“Sustainability in India has been around for centuries now. It comes with practising a simple lifestyle, eating healthy and being mindful of the things that go to waste. Everything we do is connected. If we pay attention to ourselves and eat home-made food and ensure the clothes we buy are durable and of quality fabric, then we are being environmentally conscious.”
“As a designer, I have an ethical obligation as the fashion industry is the second-largest polluter in the world today. Since the conception of the label, we’ve been following a methodical approach in which we reuse fabric pieces and work exclusively with handloom weavers….”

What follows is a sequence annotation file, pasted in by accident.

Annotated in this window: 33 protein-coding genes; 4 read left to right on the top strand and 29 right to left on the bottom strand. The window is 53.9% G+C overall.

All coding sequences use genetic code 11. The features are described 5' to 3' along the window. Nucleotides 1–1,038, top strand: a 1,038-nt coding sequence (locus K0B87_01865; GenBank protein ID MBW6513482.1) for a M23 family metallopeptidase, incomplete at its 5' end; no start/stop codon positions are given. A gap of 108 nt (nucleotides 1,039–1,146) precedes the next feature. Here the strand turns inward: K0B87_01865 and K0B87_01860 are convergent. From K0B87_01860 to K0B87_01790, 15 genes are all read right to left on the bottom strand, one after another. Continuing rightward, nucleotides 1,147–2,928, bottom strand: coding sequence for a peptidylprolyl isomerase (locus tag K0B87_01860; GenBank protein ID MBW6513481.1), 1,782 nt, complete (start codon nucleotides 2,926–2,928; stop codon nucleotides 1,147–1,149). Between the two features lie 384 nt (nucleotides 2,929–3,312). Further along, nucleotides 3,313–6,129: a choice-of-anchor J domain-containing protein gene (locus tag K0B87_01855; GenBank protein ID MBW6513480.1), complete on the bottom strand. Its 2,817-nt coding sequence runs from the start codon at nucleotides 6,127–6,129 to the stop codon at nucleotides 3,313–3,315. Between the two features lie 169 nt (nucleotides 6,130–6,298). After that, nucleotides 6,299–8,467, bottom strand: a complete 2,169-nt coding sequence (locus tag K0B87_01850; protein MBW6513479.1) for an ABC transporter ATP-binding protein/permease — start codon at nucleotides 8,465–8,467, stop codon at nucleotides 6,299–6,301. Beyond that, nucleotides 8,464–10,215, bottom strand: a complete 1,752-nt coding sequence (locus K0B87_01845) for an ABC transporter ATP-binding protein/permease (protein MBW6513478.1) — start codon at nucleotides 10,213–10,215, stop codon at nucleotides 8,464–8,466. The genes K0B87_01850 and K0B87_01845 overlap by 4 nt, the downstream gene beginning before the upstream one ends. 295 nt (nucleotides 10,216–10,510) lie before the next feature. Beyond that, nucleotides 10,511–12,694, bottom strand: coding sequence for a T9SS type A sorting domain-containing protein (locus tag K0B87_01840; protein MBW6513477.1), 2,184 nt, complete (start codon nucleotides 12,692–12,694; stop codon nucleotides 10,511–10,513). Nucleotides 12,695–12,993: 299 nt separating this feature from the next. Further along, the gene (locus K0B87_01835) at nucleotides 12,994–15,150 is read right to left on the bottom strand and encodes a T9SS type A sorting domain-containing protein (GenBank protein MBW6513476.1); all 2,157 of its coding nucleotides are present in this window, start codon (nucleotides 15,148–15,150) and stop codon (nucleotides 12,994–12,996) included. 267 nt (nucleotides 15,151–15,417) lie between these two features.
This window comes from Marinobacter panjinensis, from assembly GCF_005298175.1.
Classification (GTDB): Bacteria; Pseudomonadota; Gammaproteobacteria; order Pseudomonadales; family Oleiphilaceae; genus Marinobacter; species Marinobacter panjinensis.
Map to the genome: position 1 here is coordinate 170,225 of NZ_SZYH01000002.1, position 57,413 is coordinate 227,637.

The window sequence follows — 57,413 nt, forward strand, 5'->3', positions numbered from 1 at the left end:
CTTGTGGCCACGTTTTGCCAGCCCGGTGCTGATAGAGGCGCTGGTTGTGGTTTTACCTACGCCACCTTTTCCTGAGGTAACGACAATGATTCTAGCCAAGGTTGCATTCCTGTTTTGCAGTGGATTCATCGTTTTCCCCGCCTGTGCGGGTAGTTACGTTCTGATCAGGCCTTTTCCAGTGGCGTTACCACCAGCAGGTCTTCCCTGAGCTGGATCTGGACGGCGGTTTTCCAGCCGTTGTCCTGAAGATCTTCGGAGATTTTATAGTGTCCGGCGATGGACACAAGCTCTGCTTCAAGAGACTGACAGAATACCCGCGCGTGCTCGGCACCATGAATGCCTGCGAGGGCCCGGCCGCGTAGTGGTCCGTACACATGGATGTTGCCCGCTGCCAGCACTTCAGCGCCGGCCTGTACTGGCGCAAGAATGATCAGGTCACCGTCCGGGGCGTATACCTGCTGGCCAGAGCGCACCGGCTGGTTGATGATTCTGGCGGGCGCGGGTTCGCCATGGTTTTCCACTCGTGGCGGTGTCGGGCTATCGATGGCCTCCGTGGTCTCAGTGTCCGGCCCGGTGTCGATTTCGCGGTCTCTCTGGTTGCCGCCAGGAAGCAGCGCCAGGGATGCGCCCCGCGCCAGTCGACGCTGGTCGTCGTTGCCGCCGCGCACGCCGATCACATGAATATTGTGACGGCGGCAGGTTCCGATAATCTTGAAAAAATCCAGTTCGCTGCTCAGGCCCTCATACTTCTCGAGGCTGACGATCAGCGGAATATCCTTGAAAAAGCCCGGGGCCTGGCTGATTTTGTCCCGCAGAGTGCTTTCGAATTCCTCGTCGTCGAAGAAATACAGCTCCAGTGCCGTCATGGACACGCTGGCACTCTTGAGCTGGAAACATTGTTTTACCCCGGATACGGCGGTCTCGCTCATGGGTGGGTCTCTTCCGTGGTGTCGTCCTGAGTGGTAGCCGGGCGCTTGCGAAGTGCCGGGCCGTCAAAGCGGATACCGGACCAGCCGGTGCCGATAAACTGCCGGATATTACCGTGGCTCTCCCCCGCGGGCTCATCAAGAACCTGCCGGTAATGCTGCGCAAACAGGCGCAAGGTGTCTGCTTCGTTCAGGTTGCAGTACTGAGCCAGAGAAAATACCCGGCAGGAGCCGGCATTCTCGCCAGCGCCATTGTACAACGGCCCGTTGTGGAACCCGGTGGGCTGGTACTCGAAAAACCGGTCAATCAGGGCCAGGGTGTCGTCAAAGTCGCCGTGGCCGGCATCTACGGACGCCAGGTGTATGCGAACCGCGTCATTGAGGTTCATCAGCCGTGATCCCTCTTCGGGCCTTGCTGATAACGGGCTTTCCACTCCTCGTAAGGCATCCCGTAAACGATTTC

Founder and designer at sustainable fashion label Buna Studio
– Dupatta/fabric (39’’ width, 64’’ length);
– tailor’s chalk;
– sewing machine/stitching supplies.
1. Lay your dupatta/fabric flat on a table and fold it in half (length-wise). Fold it again (breadth-wise) to find the centre front (for the neck) of your kaftan dress. Cut five inches from that centre front to define your neckline. Then, use a ruler and chalk to create a line towards the centre fold to make the ‘V’ at the front of your neckline.*
*Use tailor’s chalk to mark the side seams. Do this by measuring six inches outwards from your neckline and creating a line that travels all the way to the bottom of your fabric.
2. Sew** over the marked lines using a straight stitch on your sewing machine.
**If hand-stitching, a ladder stitch could work to close the seams on the sides. Or a rolled hem/side seam secured by simple stitch can be used too.